Arnstein Hjelde – University of Copenhagen

Real time change in a Minnesota-Norwegian dialect; 1980s – 2010s

Arnstein Hjelde, Østfold University College (Friday 14:30-15:00)

In the late 1980s fieldwork was done in Minnesota, North and South Dakota with the purpose to document the Norwegian Trønder dialect as spoken there by heritage speakers. During the last few years, two of these communities, Wanamingo/Zumbrota in Goodhue County, MN and Madison/Appleton in Lac Qui Parle County, MN have been visited again and more material has been collected as a part of the CANS project. Both these communities had a substantial group of immigrants from Stjørdal and Hegra in Trøndelag, and this is also two rather old communities, the Trønders settled down in Goodhue County around 1850, while they came to Lac Qui Parle in the 1860s.

In the 1980s the language was still in daily use among some of the speakers, who typically were 2nd or 3rd generation immigrants, born during the first two decades of the 20th century. The structure of the language was surprisingly intact when compared to the Norwegian baseline. The syntax and morphology appeared extremely robust, with only a few single instances of deviations, even the dative case was still in use among most speakers. Phonology, on the other hand, showed more signs of change. For several speakers, the rounded and high fronted vowel /y/ showed strong tendencies towards delabialization, while the apical vibrant /r/ and the retroflex flap /ɽ/ often could have a realization similar to an ‘American r’. However, the most striking difference between the America Trønder and the Europe Trønder dialect was the vocabulary, many words of English origin had become a part of the America-Trønder vernicular, and the way these words were incorporated and used was in general in line with what Haugen (1953) found in his study.

In the 1980s it was hard to find speakers of this particular dialect in the Midwest – and if we judge the situation today based on census data, one should hardly expect any Norwegian speaker left at all. However, even today there are still a few to be found; in this presentation I will focus on the language of what can be seen as the traditional heritage speakers, i.e. those who learned Norwegian at home, and who have not received any formal training in this language. In this two Norwegian communities, and especially in Goodhue County, we find quite a few re-learners and others who have taken classes at the neighboring St. Olaf College, but these will be ignored here.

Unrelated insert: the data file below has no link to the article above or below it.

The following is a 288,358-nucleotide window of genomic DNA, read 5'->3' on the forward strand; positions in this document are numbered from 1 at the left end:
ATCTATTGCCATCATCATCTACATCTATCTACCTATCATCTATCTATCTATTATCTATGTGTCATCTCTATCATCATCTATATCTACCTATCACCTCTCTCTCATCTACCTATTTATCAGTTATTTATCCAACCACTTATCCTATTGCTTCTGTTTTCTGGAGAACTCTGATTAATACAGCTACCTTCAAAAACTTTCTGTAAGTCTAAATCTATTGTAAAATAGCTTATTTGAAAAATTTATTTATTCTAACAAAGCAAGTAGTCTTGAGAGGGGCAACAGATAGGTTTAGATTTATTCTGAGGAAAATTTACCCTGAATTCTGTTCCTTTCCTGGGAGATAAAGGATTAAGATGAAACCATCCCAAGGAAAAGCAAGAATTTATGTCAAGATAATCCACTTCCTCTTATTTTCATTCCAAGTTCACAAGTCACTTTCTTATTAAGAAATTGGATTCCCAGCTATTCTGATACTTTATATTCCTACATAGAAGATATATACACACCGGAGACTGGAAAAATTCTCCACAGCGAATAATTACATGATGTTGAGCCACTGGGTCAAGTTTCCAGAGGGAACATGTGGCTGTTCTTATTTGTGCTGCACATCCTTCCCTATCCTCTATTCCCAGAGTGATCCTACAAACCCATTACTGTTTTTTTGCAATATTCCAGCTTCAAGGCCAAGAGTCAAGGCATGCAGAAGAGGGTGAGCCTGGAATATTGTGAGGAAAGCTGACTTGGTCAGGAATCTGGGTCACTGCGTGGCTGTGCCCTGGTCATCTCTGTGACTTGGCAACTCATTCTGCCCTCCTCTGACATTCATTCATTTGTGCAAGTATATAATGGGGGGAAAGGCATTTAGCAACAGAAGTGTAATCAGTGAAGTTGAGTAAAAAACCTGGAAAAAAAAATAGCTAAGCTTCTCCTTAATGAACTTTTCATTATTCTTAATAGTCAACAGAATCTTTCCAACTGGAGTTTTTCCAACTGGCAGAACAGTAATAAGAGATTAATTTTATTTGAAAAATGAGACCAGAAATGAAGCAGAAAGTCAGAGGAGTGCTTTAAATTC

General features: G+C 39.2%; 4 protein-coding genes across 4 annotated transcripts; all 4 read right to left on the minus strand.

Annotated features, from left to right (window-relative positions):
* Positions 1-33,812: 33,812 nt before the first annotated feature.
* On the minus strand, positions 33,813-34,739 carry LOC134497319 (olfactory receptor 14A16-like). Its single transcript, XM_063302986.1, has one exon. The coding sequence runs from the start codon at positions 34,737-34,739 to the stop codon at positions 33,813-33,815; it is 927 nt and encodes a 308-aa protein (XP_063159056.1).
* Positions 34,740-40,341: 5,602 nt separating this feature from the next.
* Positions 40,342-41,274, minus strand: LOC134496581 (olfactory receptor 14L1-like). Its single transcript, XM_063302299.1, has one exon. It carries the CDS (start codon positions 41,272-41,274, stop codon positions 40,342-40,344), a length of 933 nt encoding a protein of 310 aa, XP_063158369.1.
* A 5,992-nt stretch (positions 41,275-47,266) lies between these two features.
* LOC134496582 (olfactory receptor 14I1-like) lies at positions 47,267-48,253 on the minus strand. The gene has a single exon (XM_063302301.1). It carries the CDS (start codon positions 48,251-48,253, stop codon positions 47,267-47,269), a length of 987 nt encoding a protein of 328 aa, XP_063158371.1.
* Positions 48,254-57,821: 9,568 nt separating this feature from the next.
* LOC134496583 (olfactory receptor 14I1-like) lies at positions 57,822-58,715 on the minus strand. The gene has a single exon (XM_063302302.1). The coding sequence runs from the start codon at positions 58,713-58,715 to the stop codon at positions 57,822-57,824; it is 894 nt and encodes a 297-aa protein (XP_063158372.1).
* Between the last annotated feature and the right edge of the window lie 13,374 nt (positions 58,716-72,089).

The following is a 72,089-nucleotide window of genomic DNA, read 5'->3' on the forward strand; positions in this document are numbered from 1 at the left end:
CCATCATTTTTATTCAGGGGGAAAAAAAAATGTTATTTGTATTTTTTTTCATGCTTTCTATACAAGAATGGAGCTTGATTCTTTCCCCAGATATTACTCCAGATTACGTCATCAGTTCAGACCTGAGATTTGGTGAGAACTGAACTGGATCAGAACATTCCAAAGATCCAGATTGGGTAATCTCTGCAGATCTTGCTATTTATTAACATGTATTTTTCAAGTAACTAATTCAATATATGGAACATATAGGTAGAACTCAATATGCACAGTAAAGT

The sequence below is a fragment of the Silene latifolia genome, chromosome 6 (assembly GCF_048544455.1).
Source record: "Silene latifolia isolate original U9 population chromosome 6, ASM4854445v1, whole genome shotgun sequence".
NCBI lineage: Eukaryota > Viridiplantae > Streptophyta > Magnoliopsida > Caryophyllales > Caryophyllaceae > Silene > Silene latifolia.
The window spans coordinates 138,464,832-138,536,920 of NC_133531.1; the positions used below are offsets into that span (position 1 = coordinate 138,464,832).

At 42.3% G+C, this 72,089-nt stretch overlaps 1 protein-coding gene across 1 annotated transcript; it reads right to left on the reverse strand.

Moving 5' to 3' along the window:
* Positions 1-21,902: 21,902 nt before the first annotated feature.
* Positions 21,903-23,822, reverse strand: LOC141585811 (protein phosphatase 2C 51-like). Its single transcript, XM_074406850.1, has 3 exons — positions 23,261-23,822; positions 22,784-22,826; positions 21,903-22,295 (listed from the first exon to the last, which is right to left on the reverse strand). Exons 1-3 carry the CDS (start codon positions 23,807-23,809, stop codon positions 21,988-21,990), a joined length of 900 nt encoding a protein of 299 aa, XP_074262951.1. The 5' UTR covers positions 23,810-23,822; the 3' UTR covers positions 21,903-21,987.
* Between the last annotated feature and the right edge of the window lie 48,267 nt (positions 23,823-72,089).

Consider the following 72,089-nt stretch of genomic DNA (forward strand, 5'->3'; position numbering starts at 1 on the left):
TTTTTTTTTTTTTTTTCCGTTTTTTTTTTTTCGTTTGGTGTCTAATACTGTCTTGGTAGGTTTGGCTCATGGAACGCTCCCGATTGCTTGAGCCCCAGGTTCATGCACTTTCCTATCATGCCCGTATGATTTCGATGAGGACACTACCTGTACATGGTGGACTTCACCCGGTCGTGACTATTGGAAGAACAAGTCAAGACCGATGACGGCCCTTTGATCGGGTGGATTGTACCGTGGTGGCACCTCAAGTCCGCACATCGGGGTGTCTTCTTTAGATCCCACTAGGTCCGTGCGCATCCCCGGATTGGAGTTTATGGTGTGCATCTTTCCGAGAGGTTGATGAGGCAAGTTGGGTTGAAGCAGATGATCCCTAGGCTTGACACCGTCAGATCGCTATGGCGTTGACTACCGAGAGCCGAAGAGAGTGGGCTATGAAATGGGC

The scope of this presentation will be to focus on how this heritage language has changed during the last 30 years, and the main focus will be on changes in syntax, morphology and phonology. Based on observations from other Norwegian-American communities, as well as tendencies seen in dialects in Norway, we can expect a number of changes to take place, such as:

  • Reduced tendency to topicalize adverbials and an increasing instability of V2 as found in the speech of other America-Norwegians (Eide & Hjelde 2015)
  • Strong tendency towards elimination of the dative case, which would be in line with a process taking place in many dialects in Norway (Sandøy 2011)
  • Merge of /i/ and /y/ into one vowel phoneme; in the 1980s /y/ could be found with a rounded allophone, as well as an unrounded one, and these two where in free distribution (Hjelde 1992). One could anticipate that this was a part of a process where /i/ and /y/ merges, something we also find in several traditional dialects in Norway.
  • Merge of /r/ and /ɽ/ into one consonant phoneme realized as [ɹ] (Hjelde 1992).
  • Loss of circumflex tone: Many dialects in Trøndelag, unlike other Norwegian dialects, have tone distinction associated to one syllable words; in America-Trønder in the 1980s circumflex tone was seldom assigned to loanwords, and since the realization of circumflex is not very prominent in this part of Trøndelag, one could expect it to be lost.


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